PARIS (AFP) - United States-led coalition members carrying out air raids against Islamic State in Iraq and Syria (ISIS) jihadists held crunch talks in Paris on Tuesday as Iraq's leader pleaded for more support against what he said was now a foreign-dominated group.
Prime Minister Haider al-Abadi said the advance of ISIS jihadists represented a "failure" for the global community, upping the stakes ahead of the gathering of around 20 ministers from the coalition.
The talks were given added urgency by a suicide bomb against an Iraqi police base, which killed at least 37 and further slowed an operation to retake the city of Ramadi near Baghdad.
Iraq's plan to recapture Ramadi will dominate the meeting, according to a senior US official, with Abadi set to outline how his government intends to retake it and what coalition partners can do to help.
"This is not a business-as-usual meeting," said the senior official, speaking on condition of anonymity by teleconference.
"We're coming to discuss with... Abadi his plan for liberating Ramadi and Anbar province." And just hours before the meeting, Abadi stressed that ISIS was not just a problem for Iraq and Syria, where the Islamic group has overrun large parts of territory, but the whole world.
"The flow of foreign fighters is more than before," he told reporters in Paris before the meeting started.
"There is an international problem, it has to be solved." He said that up until recently, around six out of 10 fighters were Iraqi and the remainder foreign, whereas now the proportion was reversed.
"Daesh is creating a new generation of fighters, dedicated, ideologised. They are prepared to die but they are not suicide bombers," said the prime minister, using an alternative name for ISIS.
The international community has to explain "why so many terrorists are from Saudi Arabia, why so many from the Gulf, why so many from Egypt, why so many from Syria, and Turkey and from European countries?"
Abadi issued a desperate plea for more international support in the wake of significant battleground gains by the group in Iraq and the conquest of Ramadi.
"There is a lack of intelligence, we are trying very hard on our part but this is a transnational organisation," Abadi stressed.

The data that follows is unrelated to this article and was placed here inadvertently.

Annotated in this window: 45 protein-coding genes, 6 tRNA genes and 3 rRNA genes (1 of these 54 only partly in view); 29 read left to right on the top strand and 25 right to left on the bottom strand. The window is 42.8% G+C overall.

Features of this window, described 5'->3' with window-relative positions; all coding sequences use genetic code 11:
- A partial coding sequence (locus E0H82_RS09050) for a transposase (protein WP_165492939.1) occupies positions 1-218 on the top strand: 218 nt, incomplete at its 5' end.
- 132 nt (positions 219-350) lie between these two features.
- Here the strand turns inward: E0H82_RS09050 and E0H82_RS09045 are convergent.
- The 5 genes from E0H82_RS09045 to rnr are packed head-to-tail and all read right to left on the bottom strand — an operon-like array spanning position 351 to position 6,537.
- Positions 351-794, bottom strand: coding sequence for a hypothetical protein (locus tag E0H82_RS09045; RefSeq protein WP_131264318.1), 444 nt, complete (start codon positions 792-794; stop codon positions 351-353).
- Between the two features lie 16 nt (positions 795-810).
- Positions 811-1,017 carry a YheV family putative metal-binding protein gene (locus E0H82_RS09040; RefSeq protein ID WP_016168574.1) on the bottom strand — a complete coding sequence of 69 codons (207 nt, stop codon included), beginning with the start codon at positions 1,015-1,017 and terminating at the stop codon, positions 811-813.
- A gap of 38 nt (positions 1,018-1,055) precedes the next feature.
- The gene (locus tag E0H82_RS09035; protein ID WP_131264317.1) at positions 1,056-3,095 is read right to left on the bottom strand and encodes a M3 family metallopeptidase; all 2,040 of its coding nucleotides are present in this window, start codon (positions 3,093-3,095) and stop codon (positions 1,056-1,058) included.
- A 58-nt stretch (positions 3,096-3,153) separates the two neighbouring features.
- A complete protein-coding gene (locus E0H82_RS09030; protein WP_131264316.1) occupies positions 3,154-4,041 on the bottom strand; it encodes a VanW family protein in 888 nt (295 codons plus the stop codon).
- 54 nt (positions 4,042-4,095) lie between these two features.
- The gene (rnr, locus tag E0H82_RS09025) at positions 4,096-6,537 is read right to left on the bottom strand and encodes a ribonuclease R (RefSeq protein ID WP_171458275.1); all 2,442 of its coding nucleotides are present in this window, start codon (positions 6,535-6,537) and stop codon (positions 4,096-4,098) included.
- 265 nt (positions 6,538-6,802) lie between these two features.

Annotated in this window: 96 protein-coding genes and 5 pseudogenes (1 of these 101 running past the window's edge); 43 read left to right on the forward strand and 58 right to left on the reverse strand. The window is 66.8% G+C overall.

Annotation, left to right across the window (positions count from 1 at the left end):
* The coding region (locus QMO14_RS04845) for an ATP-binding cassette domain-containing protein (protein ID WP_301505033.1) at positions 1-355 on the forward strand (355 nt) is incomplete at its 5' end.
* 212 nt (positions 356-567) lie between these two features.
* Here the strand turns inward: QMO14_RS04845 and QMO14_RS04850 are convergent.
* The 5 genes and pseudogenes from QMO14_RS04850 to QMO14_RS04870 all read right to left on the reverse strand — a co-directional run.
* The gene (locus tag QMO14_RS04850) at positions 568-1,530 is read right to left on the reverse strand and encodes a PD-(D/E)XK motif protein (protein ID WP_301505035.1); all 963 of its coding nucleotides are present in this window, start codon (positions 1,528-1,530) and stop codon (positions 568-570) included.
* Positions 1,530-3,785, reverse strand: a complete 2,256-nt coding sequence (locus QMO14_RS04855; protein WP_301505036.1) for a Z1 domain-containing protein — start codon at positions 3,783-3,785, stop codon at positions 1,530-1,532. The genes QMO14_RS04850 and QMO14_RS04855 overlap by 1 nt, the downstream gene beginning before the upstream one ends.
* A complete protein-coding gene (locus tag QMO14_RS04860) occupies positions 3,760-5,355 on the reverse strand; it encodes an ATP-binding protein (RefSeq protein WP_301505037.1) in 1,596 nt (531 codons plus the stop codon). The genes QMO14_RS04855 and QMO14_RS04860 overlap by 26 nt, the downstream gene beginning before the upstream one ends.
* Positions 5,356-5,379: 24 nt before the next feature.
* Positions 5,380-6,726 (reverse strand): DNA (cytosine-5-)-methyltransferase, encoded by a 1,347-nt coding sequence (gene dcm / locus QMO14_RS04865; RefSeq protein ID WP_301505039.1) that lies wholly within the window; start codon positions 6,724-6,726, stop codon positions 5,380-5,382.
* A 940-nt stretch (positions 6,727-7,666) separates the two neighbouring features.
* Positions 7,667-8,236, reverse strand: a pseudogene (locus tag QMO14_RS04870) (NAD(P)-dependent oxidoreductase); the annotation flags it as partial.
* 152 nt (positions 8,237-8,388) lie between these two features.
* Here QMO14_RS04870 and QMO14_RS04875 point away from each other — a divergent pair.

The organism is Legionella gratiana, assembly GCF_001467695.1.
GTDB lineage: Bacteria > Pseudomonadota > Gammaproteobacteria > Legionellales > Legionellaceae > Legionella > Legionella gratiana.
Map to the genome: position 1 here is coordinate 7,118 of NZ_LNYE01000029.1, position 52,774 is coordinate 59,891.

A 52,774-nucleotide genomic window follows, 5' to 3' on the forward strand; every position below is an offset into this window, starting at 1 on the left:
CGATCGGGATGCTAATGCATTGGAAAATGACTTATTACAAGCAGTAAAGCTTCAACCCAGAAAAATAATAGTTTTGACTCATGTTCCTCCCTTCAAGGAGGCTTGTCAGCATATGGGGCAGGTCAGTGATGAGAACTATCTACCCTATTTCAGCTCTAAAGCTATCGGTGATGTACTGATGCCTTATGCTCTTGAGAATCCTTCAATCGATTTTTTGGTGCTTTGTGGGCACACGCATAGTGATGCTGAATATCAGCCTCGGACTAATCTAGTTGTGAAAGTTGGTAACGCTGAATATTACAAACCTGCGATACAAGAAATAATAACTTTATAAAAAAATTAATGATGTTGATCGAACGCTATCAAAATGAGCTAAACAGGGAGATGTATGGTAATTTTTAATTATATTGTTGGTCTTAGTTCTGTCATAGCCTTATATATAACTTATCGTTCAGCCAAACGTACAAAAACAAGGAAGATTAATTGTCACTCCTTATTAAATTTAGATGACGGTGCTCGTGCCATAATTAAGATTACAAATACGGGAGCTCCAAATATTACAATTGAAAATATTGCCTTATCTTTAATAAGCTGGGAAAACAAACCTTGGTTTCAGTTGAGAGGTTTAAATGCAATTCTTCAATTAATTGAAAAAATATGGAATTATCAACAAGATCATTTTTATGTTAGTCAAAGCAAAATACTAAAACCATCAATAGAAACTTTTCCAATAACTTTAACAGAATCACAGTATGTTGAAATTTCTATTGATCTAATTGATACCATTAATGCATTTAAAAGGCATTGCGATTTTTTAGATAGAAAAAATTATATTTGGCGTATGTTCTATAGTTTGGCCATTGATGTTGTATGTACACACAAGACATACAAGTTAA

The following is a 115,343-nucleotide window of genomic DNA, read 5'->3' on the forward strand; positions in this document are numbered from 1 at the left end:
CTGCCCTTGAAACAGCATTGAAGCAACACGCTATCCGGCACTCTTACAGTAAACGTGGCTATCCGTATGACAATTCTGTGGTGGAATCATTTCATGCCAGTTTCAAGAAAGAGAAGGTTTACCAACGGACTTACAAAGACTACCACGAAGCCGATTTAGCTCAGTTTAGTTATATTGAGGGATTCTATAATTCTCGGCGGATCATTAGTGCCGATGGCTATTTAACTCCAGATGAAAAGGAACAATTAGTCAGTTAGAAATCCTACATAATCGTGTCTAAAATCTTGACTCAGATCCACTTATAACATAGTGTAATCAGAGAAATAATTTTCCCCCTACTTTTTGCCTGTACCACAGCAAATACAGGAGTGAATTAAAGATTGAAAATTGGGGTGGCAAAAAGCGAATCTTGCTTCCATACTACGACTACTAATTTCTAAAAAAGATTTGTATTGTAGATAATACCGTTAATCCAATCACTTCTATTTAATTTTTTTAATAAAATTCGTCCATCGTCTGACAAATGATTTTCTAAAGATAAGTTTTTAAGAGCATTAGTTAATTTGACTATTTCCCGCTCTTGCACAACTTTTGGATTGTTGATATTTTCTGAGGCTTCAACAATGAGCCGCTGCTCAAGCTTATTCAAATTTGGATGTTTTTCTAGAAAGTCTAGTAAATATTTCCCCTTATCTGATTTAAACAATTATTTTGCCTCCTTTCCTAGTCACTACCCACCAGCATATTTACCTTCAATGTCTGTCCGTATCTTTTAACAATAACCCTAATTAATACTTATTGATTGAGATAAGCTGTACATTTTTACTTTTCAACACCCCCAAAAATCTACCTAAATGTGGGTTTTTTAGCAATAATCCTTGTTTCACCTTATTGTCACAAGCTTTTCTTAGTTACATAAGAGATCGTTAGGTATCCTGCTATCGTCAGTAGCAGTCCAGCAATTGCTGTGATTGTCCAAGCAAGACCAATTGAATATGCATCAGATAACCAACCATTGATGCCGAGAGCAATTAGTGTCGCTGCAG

"It needs all the support of the world, we are not getting much. I think this is a failure on the part of the world ... There is a lot of talk of support for Iraq, there is very little on the ground." He said Baghdad was in need of weapons and ammunition to battle IS, adding that most of the country's weapons contracts were with Russia or Iran, both under Western sanctions.
"We are not asking for arms, but please let us purchase arms easily," he pleaded.
Western diplomats say the aim of the Paris meeting is to shore up support for Abadi as Iraq comes under international pressure to bring the Sunni minority into the fold.
Under a campaign plan adopted by Abadi's cabinet shortly after Ramadi's fall, the Iraqis hope to mobilise the Sunni tribes of Anbar province, deploy police units under new leadership, channel reconstruction aid quickly to recaptured areas and ensure all Shiite militias are operating under Baghdad's authority.
'Mostly policemen' dead
Meanwhile, on the ground, the situation showed little sign of improvement as a suicide bomber blew up his explosives-laden vehicle at a police base in Iraq's Salaheddin province, killing at least 37 people and wounding more than 30.
The dead were "mostly policemen", said a doctor at the main hospital in the nearby city of Samarra where the casualties were taken.
Some police officers said the suicide attacker used a tank to force his way into the police base, located between Samarra and Tharthar lake, northwest of Baghdad.
A military operation aimed at cutting off the Islamic State group's supply lines in Anbar province of western Iraq is going on in the area.
ISIS fighters have in the past year seized a formidable arsenal of military vehicles, weapons and ammunition from retreating Iraqi forces.
The jihadists' latest haul of gear came on May 17 when Iraqi forces fled and they captured Ramadi, the capital of Anbar.
The debacle prompted Abadi to call on the Hashed al-Shaabi, an umbrella organisation which includes Iran-backed Shiite militias that Baghdad and Washington had been reluctant to involve in the Sunni bastion of Anbar.
Iraqi forces launched a counteroffensive but have either stopped on the outskirts of Ramadi or focused efforts on severing the jihadists' supply lines.
Coalition strikes have helped Iraqi forces regain ground from ISIS, but the fall of Ramadi was a stark illustration of the limits of air power in the absence of effective forces on the ground.
The jihadists' capture of the city coincided with their takeover of Palmyra in Syria, in what appeared to swing the momentum in the jihadists' favour after months on the back foot there.
Geographer and analyst Fabrice Balanche said that across Iraq and Syria, the jihadist group now controls nearly 300,000 square kilometres, an area the size of Italy.